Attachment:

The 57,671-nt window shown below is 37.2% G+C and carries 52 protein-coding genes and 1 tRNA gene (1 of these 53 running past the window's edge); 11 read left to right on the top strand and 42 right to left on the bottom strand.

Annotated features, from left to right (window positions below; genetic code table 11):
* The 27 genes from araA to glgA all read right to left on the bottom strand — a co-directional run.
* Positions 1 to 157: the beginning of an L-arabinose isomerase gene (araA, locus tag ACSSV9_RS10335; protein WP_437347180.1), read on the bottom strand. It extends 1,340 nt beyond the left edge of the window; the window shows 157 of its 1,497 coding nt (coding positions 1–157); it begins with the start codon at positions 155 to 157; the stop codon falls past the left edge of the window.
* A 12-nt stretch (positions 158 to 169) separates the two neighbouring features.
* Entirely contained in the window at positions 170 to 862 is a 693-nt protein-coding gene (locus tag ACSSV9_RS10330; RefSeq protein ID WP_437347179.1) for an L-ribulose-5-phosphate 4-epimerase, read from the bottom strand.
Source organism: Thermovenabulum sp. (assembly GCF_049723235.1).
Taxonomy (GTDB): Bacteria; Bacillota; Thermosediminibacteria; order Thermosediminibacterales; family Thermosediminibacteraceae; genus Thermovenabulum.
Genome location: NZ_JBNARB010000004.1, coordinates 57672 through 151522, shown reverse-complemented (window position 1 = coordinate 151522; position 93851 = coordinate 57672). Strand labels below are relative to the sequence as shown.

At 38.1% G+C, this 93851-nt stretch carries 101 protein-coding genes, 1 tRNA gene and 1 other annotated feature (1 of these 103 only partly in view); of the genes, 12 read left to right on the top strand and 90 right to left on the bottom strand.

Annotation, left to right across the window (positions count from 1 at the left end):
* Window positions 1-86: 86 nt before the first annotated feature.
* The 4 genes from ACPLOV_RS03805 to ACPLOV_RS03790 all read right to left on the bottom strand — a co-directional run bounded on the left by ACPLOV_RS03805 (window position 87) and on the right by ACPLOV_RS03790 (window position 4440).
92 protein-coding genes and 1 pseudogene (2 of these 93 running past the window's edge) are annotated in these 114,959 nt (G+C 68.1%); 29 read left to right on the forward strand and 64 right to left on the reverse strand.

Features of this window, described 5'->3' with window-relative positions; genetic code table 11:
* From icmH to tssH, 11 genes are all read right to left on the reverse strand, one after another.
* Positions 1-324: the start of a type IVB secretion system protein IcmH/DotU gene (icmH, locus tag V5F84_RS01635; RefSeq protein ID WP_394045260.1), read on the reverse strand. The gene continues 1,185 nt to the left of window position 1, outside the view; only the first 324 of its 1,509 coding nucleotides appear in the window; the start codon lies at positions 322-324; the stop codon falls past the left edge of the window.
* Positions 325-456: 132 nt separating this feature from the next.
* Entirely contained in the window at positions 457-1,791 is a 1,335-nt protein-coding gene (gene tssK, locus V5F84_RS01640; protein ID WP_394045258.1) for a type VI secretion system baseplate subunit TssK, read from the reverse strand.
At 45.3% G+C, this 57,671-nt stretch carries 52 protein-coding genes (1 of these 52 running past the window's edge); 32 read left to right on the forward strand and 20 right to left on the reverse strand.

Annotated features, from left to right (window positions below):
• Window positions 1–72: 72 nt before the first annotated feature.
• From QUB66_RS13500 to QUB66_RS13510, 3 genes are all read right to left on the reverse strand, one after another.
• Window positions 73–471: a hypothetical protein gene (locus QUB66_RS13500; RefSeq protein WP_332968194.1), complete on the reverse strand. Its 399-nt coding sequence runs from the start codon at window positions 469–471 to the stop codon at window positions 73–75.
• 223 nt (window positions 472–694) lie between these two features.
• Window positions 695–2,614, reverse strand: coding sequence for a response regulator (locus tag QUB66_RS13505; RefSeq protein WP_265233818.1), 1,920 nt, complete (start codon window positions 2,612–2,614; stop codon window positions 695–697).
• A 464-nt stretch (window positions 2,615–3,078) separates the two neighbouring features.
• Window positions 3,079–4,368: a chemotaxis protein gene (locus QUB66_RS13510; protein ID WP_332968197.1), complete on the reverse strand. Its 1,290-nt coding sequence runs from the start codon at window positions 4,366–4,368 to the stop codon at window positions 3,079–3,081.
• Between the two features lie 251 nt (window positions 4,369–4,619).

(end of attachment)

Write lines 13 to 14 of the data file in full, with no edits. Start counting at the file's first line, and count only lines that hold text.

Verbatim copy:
* The 4 genes from ACPLOV_RS03805 to ACPLOV_RS03790 all read right to left on the bottom strand — a co-directional run bounded on the left by ACPLOV_RS03805 (window position 87) and on the right by ACPLOV_RS03790 (window position 4440).
92 protein-coding genes and 1 pseudogene (2 of these 93 running past the window's edge) are annotated in these 114,959 nt (G+C 68.1%); 29 read left to right on the forward strand and 64 right to left on the reverse strand.